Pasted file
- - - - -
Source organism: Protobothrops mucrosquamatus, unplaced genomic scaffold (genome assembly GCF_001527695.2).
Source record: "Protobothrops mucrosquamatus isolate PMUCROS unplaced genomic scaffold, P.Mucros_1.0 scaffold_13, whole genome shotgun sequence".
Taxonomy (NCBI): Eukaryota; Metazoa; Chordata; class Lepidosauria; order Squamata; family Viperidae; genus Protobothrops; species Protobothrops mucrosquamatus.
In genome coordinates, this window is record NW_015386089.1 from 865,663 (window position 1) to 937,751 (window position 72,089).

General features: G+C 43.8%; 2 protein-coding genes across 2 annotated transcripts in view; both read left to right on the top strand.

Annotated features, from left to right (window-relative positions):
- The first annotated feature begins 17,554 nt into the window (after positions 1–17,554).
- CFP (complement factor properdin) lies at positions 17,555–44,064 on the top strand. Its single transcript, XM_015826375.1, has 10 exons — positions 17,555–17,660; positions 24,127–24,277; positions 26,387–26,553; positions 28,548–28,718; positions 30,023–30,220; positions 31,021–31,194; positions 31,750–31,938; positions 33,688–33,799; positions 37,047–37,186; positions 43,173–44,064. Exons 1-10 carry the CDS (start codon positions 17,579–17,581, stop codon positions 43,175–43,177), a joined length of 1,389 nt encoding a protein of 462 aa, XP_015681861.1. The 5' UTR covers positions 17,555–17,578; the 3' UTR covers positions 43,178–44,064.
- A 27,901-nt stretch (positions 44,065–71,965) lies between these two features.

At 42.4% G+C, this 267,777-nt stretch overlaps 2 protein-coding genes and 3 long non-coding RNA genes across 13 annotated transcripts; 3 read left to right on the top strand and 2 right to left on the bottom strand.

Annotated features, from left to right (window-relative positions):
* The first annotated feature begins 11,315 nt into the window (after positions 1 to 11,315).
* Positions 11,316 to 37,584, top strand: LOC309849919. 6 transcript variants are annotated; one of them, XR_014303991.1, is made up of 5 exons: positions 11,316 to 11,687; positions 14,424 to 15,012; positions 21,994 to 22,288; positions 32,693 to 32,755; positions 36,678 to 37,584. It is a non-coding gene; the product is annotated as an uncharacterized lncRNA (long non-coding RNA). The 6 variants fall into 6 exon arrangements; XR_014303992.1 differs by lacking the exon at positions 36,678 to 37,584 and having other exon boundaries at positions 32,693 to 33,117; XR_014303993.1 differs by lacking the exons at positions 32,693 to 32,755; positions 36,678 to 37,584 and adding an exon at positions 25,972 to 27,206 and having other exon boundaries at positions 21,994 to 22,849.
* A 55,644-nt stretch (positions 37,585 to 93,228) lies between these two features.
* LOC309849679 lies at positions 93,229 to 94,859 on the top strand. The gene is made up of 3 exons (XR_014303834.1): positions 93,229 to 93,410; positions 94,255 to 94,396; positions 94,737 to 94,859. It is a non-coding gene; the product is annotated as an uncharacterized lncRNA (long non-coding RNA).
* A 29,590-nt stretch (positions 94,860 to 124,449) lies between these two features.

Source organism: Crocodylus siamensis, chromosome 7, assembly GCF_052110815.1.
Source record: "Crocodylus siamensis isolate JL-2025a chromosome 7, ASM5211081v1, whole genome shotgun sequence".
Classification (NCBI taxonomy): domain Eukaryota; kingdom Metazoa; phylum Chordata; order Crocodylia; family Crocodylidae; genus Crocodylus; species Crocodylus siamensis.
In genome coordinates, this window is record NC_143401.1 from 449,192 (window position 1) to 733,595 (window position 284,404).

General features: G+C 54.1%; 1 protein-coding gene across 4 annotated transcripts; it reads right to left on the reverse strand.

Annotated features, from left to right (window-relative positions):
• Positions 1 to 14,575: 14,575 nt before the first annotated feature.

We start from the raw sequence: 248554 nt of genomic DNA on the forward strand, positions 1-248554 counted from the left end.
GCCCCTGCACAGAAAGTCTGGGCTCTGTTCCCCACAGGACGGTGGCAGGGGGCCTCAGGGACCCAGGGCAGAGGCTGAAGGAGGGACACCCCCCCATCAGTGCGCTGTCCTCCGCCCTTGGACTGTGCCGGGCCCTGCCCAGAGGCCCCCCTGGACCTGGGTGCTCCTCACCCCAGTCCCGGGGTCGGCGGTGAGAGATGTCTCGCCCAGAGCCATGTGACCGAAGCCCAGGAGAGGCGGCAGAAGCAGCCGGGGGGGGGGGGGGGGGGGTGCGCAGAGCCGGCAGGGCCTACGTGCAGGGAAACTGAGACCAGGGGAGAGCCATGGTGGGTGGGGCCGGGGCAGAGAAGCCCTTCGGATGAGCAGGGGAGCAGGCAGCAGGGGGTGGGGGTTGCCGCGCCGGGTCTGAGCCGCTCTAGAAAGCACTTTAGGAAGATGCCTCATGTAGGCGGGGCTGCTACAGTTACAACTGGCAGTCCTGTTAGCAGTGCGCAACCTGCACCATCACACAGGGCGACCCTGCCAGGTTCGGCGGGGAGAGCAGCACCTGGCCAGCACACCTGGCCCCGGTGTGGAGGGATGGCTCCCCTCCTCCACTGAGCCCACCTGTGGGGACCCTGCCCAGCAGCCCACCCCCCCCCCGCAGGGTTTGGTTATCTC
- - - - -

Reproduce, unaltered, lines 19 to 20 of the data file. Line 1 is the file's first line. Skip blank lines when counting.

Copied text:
Classification (NCBI taxonomy): domain Eukaryota; kingdom Metazoa; phylum Chordata; order Crocodylia; family Crocodylidae; genus Crocodylus; species Crocodylus siamensis.
In genome coordinates, this window is record NC_143401.1 from 449,192 (window position 1) to 733,595 (window position 284,404).